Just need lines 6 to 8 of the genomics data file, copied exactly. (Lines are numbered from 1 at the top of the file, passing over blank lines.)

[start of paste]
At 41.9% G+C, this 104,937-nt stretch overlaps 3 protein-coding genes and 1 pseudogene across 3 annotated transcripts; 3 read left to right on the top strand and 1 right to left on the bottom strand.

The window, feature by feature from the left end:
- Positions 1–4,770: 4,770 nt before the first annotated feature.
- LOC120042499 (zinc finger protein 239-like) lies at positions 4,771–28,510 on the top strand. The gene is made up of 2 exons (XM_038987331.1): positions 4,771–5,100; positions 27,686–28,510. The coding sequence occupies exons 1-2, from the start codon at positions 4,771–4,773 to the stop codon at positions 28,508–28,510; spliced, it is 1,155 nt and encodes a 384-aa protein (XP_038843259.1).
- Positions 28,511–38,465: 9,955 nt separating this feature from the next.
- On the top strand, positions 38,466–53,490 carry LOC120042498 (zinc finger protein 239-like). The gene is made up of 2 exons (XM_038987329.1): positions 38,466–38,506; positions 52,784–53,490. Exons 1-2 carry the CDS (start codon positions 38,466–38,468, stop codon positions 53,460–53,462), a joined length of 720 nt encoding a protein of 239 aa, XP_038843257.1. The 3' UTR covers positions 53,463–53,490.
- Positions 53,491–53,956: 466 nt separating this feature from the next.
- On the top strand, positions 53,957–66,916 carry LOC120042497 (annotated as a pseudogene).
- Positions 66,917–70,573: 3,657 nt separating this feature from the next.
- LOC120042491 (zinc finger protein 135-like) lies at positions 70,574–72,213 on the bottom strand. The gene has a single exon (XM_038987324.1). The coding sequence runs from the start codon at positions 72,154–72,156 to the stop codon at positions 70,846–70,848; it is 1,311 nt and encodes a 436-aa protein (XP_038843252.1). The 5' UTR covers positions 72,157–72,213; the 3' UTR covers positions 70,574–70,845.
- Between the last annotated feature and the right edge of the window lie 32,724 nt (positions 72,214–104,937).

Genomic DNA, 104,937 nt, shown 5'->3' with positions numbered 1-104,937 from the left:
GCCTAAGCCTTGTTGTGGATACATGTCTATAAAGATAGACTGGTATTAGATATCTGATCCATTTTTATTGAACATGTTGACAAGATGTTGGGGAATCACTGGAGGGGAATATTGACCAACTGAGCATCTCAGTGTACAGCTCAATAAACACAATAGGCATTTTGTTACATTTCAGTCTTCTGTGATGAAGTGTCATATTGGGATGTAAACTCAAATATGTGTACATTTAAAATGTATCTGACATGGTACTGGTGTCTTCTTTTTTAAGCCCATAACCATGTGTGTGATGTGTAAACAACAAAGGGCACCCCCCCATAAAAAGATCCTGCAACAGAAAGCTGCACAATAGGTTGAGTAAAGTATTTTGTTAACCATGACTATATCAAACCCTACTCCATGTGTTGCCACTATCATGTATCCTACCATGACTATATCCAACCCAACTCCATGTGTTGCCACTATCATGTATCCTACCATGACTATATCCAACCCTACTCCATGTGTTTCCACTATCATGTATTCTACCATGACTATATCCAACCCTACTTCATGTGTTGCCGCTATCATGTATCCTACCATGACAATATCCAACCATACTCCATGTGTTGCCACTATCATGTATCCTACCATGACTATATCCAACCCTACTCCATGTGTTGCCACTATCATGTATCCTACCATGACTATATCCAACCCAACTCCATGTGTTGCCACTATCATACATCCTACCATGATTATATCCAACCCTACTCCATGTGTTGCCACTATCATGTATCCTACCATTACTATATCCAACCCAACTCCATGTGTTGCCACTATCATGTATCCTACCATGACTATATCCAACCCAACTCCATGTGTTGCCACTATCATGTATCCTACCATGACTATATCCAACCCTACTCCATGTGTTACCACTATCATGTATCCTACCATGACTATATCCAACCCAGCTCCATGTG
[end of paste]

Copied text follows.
- On the top strand, positions 38,466–53,490 carry LOC120042498 (zinc finger protein 239-like). The gene is made up of 2 exons (XM_038987329.1): positions 38,466–38,506; positions 52,784–53,490. Exons 1-2 carry the CDS (start codon positions 38,466–38,468, stop codon positions 53,460–53,462), a joined length of 720 nt encoding a protein of 239 aa, XP_038843257.1. The 3' UTR covers positions 53,463–53,490.
- Positions 53,491–53,956: 466 nt separating this feature from the next.
- On the top strand, positions 53,957–66,916 carry LOC120042497 (annotated as a pseudogene).